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Heather Brinkerhoff - Pancreatic Cancer Survivor

In early 2018, Heather Brinkerhoff was busy with her three-year-old son and building her personal training business; her husband, Jason, was an emerging artist with several well reviewed gallery shows. Their young family lived in a “fixer upper” in the Bay Area, California, in a two bedroom with enormous potential but requiring Jason to do lots of work to make it the home of their dreams. In May 2018, Jason noted increasing headaches and was ultimately diagnosed with a glioblastoma multiforme. Months later, while still dealing with the stress of neurosurgery, radiation and chemotherapy for her husband, Heather noted increasing abdominal pain. In January 2019, she was diagnosed with pancreatic cancer. A young family faced with two devastating cancer diagnoses would be overwhelmed no matter what, but the financial burden of cancer hit the Brinkerhoffs particularly hard.

Heather Brinkerhoff took time between chemotherapy appointments to share part of her story:

I just want to start with saying that my husband and I both have always had health insurance. But we’re a young family, and we’re both self-employed. In the last 18 months, we were hit with two horrible cancers, two huge surgeries, radiation, chemotherapy…all while our house was — literally — in pieces. The first thing I realized is that our first insurance plan was tied to a hospital system that just wasn’t able to care for me. I had a complicated hospitalization in January with jaundice and pain, I was in rough shape. I needed to get started with treatment pretty fast. Due to the complexities of my case, it just wasn’t happening and that was very scary. I ended up transferring to another hospital and they were able to get me started quickly, but it was expensive, thousands of dollars. By doing the best thing for my health, and to treat my cancer, I ended up on the hook for $35,000. I recently found out that I was sent to collections for this.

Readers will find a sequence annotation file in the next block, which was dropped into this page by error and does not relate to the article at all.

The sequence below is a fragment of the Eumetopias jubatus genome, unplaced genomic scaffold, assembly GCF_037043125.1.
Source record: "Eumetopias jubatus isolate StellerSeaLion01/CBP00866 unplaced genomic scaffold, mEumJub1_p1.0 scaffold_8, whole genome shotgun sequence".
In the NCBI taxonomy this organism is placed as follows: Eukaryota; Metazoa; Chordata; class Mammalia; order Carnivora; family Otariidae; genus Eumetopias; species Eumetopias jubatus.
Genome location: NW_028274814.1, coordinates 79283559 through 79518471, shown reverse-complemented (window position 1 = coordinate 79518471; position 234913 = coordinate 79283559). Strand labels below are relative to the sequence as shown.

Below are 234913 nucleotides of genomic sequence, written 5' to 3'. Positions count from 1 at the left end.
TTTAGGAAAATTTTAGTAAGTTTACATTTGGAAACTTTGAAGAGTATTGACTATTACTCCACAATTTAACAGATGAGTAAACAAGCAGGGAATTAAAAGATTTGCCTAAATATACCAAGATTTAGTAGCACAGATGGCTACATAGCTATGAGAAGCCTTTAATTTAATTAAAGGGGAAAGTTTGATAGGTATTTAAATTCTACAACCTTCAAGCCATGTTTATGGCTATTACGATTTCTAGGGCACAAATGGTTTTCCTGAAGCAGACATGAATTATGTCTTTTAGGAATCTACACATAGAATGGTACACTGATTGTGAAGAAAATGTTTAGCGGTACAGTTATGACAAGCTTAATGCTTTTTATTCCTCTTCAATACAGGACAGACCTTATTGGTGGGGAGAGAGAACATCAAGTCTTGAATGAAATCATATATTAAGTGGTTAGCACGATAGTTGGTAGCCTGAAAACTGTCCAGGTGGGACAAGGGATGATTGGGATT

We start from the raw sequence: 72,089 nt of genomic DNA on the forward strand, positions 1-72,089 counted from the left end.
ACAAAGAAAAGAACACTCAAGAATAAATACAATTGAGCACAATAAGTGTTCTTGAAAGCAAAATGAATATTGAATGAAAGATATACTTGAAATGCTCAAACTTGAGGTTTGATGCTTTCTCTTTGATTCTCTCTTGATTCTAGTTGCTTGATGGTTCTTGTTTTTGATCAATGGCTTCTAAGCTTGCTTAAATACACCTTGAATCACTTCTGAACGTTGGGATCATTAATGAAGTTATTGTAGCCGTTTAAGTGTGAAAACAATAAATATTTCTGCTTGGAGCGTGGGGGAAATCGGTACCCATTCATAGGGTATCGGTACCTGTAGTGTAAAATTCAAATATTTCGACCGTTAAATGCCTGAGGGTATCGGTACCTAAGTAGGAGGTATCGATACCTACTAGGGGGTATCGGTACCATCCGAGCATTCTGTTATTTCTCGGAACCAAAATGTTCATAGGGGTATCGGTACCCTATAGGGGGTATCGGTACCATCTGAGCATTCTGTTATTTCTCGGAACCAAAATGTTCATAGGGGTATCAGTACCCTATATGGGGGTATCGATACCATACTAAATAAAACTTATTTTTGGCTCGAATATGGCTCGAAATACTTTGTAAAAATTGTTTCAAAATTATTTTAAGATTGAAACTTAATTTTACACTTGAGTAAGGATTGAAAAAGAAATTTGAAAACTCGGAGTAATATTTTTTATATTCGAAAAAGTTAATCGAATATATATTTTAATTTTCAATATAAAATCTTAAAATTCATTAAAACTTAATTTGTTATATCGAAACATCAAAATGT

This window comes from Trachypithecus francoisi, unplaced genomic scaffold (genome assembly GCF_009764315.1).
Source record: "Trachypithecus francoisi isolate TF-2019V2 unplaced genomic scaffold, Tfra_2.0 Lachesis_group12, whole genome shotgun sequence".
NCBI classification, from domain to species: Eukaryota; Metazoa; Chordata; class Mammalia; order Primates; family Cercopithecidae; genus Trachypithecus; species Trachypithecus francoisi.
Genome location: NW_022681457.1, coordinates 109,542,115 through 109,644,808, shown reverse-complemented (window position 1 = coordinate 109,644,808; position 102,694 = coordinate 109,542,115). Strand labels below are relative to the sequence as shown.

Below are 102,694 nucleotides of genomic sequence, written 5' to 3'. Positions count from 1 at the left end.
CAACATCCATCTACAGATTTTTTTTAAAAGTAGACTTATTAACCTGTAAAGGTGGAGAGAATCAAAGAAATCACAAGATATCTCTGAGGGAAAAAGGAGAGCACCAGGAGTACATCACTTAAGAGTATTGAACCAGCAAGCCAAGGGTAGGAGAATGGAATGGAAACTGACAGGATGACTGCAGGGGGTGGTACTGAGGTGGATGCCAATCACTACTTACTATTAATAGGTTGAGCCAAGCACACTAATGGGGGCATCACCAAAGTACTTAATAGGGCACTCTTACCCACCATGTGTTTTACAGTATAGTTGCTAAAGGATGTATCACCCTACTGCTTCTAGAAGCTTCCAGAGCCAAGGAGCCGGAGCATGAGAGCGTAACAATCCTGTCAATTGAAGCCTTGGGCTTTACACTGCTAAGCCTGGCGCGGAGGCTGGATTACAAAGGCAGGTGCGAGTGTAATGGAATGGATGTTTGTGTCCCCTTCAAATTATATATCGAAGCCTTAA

Hilariously, they said that if I didn’t have insurance, they could provide a 75% discount. But since I’m insured, this is just all on us. They had sent these letters to let us know we were delinquent, but there’s only so much you can deal with when you’re sick and your husband is sick. There’s only so much energy you have to fight these battles. Ironically, now we have a better health insurance plan which mostly covers my treatment at Stanford, it’s really that first hospitalization that is still weighing on us.

We’re really dependent on the kindness and generosity of friends and family now. My friend pays hundreds of dollars every month for our health insurance premium; we live in a family friend’s house as our house is still half-constructed. Otherwise we’d be homeless or living in my mom’s basement in another state. My sister set up a Go Fund Me campaign to help with our expenses. That has been a lifesaver. It’s so hard to plan. I had another hospitalization due to stent migration and complications. And then of course my surgery and that recovery. I honestly don’t know how people survive without the type of support we’ve been blessed with.

It’s not just obvious costs like surgery and hospitalizations, it starts with little things. Like my doctor recommended acupuncture because he said it could help, but my insurance doesn’t cover it. For diarrhea, I have tried so many treatments (supplements, diet, medication). You’re so desperate, you’ll do anything, but they each cost money, $20 here, $40 there. My husband has brain cancer and makes a lot of mental errors, they can have significant financial costs. The wrong date or city for hotels and airplane tickets for when our family comes to help, late fees for overdue payments that he forgot about. Sometimes companies are sympathetic when you explain the problem, that is, if you have the bandwidth to make the call. My husband is still trying to work in his art studio, sell art, make money; contributing and being independent is important to him. Unfortunately, he can’t drive now and we spend hundreds of dollars every month on Ubers. He needed glasses because of vision changes due to his brain tumor, but we don’t have vision insurance and it was so expensive. It’s hard to anticipate these types of costs.

And I cannot even tell you about what this means for our son. We are trying to keep his life as consistent as possible but it’s hard. He’s in childcare more now than ever because of our medical appointments. Forget about a college savings account for him, I just keep a list of people who we think will help with covering his immediate needs. 

The financial burden on patients is staggering. ASTRO expresses its deepest appreciation to Heather for sharing her story and to Dr. Fumiko Chino for documenting it.